A Transnational Network of Artists

The transnational movement of artists known as Dada was founded in Zurich in 1916, during the Battles of Somme. Afterwards, Dada spread to Germany, France, the United States, Latin America, and Japan. The principal cities where Dada had a significant impact were: Zurich, Paris, Berlin, Hanover, Cologne, Barcelona, New York, and Tokyo.

Subversive Innovations in Art

The Romanian writer Tristan Tzara (1896–1963) originated the term Dada, supposedly by flipping through a French-German dictionary and happening upon it. The name "Dada" has no meaning. Dada became a part of poetry, literature, paintings, sculpture, design, theater, and film. The movement comprised both writers and painters, such as Louis Aragon (1897–1982), Marcel Duchamp (1887–1968), Max Ernst (1891–1976), Francis Picabia (1879–1953), and Kurt Schwitters (1887–1948). Even with the diverse network of people involved, it was often the same person doing the writing, painting, and carving. From cuttings, collages, and assemblies, to deconstruction of languages, Dada invented new ways and forms of artistic creation. One common trope was organizing waste materials and patching together complete works from bits and pieces.

A Collective Artistic Cry against War and Nationalism

Dada intended to make war against war. As such, it was based on the very idea of destruction and the implementation of a sublimation of violence. This mission was also the reason Dada took such a radical and heterodox approach, unleashing against war the global anger generated by its horrors. Vigorously condemning warmongers, the movement spoke out persistently against senior political-military officials who called upon soldiers to kill and die for their homeland. The movement intended to take a stand against indoctrination on the military front as well as in the rear. Dada believed that the Great War was an unprecedented process of converting Europeans into animals. In a derisive style, Dada led a real artistic insurgency against dehumanization, the trivialization of evil, and the absurdity of established values. In terms of art, literature, morals, and social conventions, Dada's members were always looking to create controversy. Most of the time, their works, full of self-destructive furor, were ephemeral on purpose; this posture must be understood as an allegory and tribute to the millions of men who were obliged to kill each other in war.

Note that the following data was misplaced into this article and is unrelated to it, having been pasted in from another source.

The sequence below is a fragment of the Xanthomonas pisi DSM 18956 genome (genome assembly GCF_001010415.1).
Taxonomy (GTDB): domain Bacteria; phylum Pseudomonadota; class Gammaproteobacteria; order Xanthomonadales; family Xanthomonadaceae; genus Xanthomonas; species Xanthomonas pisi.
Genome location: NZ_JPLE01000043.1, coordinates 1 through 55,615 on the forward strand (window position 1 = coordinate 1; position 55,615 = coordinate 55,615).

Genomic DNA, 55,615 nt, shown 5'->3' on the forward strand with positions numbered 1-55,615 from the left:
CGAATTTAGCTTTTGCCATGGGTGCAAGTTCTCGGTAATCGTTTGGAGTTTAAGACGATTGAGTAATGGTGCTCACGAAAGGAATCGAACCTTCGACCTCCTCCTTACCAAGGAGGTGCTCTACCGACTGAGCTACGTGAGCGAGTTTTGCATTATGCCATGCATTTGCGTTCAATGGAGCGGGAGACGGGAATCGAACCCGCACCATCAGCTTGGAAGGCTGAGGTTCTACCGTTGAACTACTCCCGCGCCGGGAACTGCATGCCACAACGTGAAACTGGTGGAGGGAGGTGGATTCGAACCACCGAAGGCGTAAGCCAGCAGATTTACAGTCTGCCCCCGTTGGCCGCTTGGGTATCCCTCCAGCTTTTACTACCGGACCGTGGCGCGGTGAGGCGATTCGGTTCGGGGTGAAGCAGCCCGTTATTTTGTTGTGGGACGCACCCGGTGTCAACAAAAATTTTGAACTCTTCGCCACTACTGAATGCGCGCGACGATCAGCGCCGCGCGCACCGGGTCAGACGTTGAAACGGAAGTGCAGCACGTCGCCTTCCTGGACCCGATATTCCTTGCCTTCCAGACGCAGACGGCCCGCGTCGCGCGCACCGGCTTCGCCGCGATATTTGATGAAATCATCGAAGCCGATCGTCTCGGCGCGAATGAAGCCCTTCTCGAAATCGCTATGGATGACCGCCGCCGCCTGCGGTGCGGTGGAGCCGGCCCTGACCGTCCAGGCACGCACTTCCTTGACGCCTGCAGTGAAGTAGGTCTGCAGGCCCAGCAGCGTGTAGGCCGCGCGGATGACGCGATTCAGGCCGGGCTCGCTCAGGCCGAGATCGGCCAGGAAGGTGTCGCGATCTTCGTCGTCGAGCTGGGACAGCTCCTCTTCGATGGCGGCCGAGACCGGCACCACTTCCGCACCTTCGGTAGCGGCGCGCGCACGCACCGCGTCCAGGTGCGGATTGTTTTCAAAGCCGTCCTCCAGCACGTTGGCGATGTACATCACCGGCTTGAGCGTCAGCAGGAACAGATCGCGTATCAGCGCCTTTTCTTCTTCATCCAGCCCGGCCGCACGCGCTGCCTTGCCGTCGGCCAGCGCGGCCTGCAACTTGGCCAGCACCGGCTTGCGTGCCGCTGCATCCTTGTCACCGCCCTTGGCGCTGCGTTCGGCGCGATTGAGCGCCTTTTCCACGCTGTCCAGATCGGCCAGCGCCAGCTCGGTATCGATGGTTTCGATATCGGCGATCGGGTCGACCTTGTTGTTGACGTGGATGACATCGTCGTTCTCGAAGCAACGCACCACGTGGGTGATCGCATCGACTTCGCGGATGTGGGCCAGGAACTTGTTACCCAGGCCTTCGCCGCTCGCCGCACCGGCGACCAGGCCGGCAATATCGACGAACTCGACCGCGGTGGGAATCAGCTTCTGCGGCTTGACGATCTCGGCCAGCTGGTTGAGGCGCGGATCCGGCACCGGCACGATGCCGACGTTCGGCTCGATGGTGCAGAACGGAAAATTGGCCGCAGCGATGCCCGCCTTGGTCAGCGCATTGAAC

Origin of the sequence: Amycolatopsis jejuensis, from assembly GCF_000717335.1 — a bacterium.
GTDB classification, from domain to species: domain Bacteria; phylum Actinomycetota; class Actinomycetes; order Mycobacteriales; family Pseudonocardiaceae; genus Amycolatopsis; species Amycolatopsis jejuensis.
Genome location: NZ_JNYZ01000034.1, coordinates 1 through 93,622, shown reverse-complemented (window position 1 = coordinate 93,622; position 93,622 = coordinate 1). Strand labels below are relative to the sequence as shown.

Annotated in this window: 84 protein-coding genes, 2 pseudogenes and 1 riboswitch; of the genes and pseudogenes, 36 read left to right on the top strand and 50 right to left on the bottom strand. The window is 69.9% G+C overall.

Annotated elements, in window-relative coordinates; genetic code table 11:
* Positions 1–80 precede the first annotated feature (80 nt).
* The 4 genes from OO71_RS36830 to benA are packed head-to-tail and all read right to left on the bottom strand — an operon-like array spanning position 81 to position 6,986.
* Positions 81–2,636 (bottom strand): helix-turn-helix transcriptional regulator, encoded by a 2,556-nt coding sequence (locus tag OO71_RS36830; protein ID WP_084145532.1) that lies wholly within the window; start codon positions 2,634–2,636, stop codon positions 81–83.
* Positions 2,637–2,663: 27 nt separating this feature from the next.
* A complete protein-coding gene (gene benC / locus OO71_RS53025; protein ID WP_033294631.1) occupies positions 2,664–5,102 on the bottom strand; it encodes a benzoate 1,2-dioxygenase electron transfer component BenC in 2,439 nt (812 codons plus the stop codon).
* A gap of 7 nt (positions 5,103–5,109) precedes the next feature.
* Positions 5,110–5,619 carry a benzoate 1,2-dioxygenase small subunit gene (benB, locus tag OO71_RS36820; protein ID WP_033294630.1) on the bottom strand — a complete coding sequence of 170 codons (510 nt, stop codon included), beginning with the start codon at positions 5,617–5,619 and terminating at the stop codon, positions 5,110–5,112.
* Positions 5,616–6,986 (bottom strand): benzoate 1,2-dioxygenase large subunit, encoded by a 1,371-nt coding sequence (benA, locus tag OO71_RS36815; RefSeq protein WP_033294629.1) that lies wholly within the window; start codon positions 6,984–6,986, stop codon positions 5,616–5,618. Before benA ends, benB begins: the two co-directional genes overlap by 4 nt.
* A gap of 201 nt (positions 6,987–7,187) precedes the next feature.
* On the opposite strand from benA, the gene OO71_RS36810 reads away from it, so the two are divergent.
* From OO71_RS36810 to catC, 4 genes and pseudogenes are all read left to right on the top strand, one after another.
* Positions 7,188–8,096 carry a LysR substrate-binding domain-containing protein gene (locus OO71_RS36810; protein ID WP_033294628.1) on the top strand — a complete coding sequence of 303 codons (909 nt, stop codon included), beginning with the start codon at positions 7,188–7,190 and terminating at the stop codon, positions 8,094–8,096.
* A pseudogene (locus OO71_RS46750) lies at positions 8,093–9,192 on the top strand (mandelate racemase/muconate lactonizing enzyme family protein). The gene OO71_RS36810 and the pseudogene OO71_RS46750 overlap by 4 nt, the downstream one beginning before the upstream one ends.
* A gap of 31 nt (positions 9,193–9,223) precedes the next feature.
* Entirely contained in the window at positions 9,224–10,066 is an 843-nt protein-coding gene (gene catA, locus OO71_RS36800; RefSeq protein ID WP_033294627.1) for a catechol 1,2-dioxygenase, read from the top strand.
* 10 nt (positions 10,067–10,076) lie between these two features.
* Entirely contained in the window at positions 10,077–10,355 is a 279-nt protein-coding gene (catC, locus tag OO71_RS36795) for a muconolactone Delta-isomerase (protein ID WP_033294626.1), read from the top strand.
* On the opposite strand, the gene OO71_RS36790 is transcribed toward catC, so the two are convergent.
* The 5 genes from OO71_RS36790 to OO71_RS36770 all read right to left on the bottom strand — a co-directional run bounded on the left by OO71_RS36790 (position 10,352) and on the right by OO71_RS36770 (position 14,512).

The subversive offensive of Dada members was based on German and French anti-patriotism. The Dada movement was often exposed to the hate of some veterans’ leagues and was sometimes submitted to their direct violence. At a time when nationalism was particularly threatening, questioning the very idea of a "nation" was actively discouraged. Far from pacifism and closer to nihilism, Dada imposed itself on the international level, refusing every means of expression against war.

Decline of Dada

Maurice Barrès (1862-1923), the French nationalist writer and politician, violently opposed to Dada, was subjected to a sham trial in 1921. At that time, in a fictitious and spectacular trial, the Dada movement accused him for having committed an "offense against intellectual security."[1] However, this cry of hate and disregard against legal institutions was also their last public event of importance.

Dada's artistic network rapidly lost its impact in 1923 and 1924 when the surrealist movement took over thanks to its leader, André Breton (1896–1966), and his Surrealist Manifesto published in 1924. Nevertheless, before transitioning into this new structure and disappearing in 1924, Dada designed new artistic forms that continue to inspire contemporary art. Today, Dada's inventions belong to history as a successful transposed violence in the art field.

Josepha Laroche, University Paris 1 Panthéon-Sorbonne

Section Editor: Emmanuelle Cronier